resurrect the 1960s southern civil rights coalition of Black folks and
white liberal churches with an overall religious veneer.
By far the most common signs around specific issues were those alluding
to attacks on voting rights and the influence of moneyed interests on
electoral politics, followed by references to Medicaid expansion. (As it
turns out, medicaid expansion is pretty popular in the Southeast; polls
in Georgia, for example, show it has majority support, unlike the Muslim
communist Kenyan atheist terrorist abomination of Obamacare.)
But the overwhelming tone was disgust and repudiation of Republican
state government attacks on everything from education to unemployment
insurance to safeguarding the environment.
The presence of the union movement was feeble; the state AFL-CIO either
failed to notice this event was happening or heard about it but decided
to go back to sleep anyways. There was, of course, a presence from the
couple of North Carolina locals that brothers and sisters from some
organizations have been influential members of for some time.
Apart from the one sign I mentioned and just one among the 2-3 dozen
"you-have-30-seconds" rally speakers, there was no Latino presence even
though the Raleigh-Durham metro area is more than 10% Latino (about the
same as the Atlanta metro area).
The main orator was the Rev. Dr. William J. Barber, II, President of the
state NAACP and described in the press hand outs as "convener" of the
He was introduced as follows:
"Every moment in history brings out a leader, every moment in history
brings out a moral leader, every moment in history has its own prophet,
and North Carolina has raised a prophet in these times, for this time.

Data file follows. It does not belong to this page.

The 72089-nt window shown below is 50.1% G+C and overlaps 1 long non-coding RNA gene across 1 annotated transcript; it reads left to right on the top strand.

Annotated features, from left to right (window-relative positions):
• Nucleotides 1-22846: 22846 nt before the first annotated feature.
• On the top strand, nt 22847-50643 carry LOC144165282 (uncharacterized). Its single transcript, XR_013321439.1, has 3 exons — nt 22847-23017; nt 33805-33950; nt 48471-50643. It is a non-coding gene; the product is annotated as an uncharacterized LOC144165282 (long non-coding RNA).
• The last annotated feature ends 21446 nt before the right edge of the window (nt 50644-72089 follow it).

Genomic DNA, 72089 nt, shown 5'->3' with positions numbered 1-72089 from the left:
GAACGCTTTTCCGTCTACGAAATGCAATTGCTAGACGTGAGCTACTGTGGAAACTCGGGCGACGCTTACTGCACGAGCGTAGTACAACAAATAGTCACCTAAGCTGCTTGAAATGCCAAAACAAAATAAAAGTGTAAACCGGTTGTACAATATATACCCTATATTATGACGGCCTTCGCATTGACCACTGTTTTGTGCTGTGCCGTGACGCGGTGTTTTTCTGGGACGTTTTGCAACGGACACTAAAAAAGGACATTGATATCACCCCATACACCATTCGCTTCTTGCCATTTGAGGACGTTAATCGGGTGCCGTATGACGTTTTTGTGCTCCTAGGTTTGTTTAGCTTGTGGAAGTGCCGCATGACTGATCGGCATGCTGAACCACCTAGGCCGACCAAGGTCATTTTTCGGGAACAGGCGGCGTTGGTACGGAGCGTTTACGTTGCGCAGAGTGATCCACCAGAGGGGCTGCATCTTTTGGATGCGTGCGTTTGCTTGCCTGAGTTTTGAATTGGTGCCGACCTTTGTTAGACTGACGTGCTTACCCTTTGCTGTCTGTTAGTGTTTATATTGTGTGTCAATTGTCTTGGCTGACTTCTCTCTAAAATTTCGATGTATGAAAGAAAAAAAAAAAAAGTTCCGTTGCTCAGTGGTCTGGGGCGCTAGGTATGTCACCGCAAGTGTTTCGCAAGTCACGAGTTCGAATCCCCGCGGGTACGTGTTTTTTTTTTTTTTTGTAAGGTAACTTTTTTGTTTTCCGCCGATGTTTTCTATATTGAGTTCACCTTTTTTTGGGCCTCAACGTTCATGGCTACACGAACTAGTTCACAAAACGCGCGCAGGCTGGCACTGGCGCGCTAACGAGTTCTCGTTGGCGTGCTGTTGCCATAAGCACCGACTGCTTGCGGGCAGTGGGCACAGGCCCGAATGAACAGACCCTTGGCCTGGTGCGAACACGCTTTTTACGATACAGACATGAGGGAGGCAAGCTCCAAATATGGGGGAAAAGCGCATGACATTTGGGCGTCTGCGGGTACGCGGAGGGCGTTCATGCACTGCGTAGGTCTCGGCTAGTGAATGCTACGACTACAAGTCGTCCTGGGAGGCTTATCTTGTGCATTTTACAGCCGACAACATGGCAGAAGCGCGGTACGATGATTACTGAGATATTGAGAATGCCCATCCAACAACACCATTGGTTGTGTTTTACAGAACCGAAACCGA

He is here to speak to us today, to inspire us, to give us the truth. to
encourage us. He is a man of integrity, a man of deep faith, and he is
why we've gathered, to march with him, to restore justice to our state.
Give it up for the Rev. Dr. William Barber."
He projected a clear and unambiguous pro-Democrat electoralist strategy
of registering voters and turning them out in November covered with the
barest fig-leaf of "regardless of party" disclaimers.
In between his introduction and his political projections, I found
myself disinclined to edit and post the video of his speech that I had
recorded. I found it to be that off-putting. I prefer my prophets to be
unaccompanied by a Squealer ... or a bourgeois party.
* * *
That night, back in Greensboro, I chatted with other Guilford College
parents as well as profs and some students I've gotten to know, making
it a point to mention I was at this event. Everyone was aware of the
moral Monday movement, and most were aware of the march, and
enthusiastically welcomed the news of its spectacular success.
I didn't get to finish telling my own Squealer my conflicted feelings
before he cut in with words to the effect that this whole "moral Monday"
shtick seemed a little flaky. Still, he said, getting that many people
out was more significant than it flakiness.
On 2/17/2014 11:49 AM, Robert C. wrote:
> I saw the article in Labor Notes by Ajamu Dillahunt
> and one on SW
> I did see that Joaquin posted photos on social media but not sure if
> those were a repost or if he was there himself.
> Robert C. (DFW Texas)
> On Mon, Feb 17, 2014 at 10:36 AM, Eric <eschuster3 at gmail.com
> <mailto:eschuster3 at gmail.com>> wrote:
> Anyone participating in the North Carolina demos, or organizing?
> Or links to good assessments? Thanks
> Eric S